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The third group is for enabling and controling motion blur. The built-in motion blur is only visible when the image has been subject to a DVE move, therefore until you actually keyframe the rotation or position of the source in the filter as we have just done, you will not be able to see any motion blur in the result. Another caveat is that Motion Blur is not visible while working in Preview mode therefore to see any motion blur that you have applied to the image you should disable the preview mode button. We'll leave it disabled for this clip as we have completed the pan and zoom. It is also worth noting that the Motion Blur function will cause some parameters to appear or disappear, depending upon the host environment that you are working in. For instance in Avid with MB enabled, the options in the quality group will disappear because use of MB will negate and disable use of the quality controls. In After Effects the controls remain visible but are enabled or disabled depending on the state of the MB enable/disable checkbox. Let's disable the motion blur by clicking once again on the motion blur button. Twirl down the Quality group in the Pan and Zoom filter, and observe that we can select from a list of sophisticated algorithms that are used to enhance the image result. These proprietary algorithms increase the apparent sharpness and and smooth the image, and generate a result that cannot be matched by host controls.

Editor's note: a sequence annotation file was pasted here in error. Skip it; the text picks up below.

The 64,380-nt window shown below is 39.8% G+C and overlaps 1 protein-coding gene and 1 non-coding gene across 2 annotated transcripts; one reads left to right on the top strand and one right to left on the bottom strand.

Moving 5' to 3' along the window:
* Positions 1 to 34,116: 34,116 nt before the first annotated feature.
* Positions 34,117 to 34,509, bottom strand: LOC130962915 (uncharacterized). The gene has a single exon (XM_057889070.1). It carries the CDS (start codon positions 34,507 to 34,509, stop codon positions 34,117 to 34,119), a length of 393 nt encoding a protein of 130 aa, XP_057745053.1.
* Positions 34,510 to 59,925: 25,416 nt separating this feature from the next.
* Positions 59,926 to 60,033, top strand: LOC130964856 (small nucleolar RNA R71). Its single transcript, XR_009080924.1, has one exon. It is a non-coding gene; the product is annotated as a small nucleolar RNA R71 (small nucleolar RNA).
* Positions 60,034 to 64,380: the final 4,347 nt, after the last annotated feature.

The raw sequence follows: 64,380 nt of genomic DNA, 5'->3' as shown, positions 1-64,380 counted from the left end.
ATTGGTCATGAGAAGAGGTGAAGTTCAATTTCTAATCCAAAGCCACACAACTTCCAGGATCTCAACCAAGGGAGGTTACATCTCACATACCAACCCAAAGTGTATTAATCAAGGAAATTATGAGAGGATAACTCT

The list of available algorithms is:
Draft
Fast
Sharp
Standard
Smooth
Magic Smooth
Magic Sharp

Each of these algorithms will generate a different result but for the most part, image quality will go up as performance goes down. The algorithms are listed in order of image quality, with the highest quality at the bottom of the list. Move the CTI to the start of the timeline and disable the Draft Mode button. Then Select Magic Smooth from the method pop-up menu and set the sharpness parameter value to 100. Observe how sharp the image result has become.

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We are now finished with the effect set up and can render the clip to disc.